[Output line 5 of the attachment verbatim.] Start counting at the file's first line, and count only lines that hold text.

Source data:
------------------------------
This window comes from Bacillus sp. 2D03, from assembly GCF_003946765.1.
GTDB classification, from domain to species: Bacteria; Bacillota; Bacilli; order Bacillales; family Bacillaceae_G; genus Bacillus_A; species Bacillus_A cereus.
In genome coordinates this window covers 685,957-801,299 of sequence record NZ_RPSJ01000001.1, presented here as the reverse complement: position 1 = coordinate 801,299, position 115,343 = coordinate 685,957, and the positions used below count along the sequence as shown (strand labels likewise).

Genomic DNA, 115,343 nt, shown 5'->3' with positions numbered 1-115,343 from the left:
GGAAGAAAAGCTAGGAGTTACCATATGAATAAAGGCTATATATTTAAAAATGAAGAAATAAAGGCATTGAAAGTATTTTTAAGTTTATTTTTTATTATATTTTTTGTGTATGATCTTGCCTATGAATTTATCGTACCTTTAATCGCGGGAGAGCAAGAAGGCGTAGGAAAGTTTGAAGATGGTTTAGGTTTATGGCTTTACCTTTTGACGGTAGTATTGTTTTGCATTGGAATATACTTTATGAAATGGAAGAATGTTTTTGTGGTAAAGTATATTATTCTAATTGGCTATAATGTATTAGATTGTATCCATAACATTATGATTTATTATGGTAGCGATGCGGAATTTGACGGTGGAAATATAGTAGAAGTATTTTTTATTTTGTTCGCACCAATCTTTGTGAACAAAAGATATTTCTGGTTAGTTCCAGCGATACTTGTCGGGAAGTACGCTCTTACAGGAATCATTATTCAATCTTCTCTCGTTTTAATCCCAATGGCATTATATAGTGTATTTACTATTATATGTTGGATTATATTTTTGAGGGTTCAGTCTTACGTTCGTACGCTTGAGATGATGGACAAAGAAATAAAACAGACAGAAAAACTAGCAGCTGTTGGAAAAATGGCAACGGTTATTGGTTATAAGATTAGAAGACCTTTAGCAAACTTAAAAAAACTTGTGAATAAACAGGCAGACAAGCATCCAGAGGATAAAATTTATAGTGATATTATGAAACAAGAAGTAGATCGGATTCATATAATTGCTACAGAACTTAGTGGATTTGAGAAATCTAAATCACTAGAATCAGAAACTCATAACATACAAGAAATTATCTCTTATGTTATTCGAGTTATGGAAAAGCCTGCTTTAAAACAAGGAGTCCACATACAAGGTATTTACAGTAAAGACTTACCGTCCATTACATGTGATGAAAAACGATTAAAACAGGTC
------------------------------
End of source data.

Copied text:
GGAAGAAAAGCTAGGAGTTACCATATGAATAAAGGCTATATATTTAAAAATGAAGAAATAAAGGCATTGAAAGTATTTTTAAGTTTATTTTTTATTATATTTTTTGTGTATGATCTTGCCTATGAATTTATCGTACCTTTAATCGCGGGAGAGCAAGAAGGCGTAGGAAAGTTTGAAGATGGTTTAGGTTTATGGCTTTACCTTTTGACGGTAGTATTGTTTTGCATTGGAATATACTTTATGAAATGGAAGAATGTTTTTGTGGTAAAGTATATTATTCTAATTGGCTATAATGTATTAGATTGTATCCATAACATTATGATTTATTATGGTAGCGATGCGGAATTTGACGGTGGAAATATAGTAGAAGTATTTTTTATTTTGTTCGCACCAATCTTTGTGAACAAAAGATATTTCTGGTTAGTTCCAGCGATACTTGTCGGGAAGTACGCTCTTACAGGAATCATTATTCAATCTTCTCTCGTTTTAATCCCAATGGCATTATATAGTGTATTTACTATTATATGTTGGATTATATTTTTGAGGGTTCAGTCTTACGTTCGTACGCTTGAGATGATGGACAAAGAAATAAAACAGACAGAAAAACTAGCAGCTGTTGGAAAAATGGCAACGGTTATTGGTTATAAGATTAGAAGACCTTTAGCAAACTTAAAAAAACTTGTGAATAAACAGGCAGACAAGCATCCAGAGGATAAAATTTATAGTGATATTATGAAACAAGAAGTAGATCGGATTCATATAATTGCTACAGAACTTAGTGGATTTGAGAAATCTAAATCACTAGAATCAGAAACTCATAACATACAAGAAATTATCTCTTATGTTATTCGAGTTATGGAAAAGCCTGCTTTAAAACAAGGAGTCCACATACAAGGTATTTACAGTAAAGACTTACCGTCCATTACATGTGATGAAAAACGATTAAAACAGGTC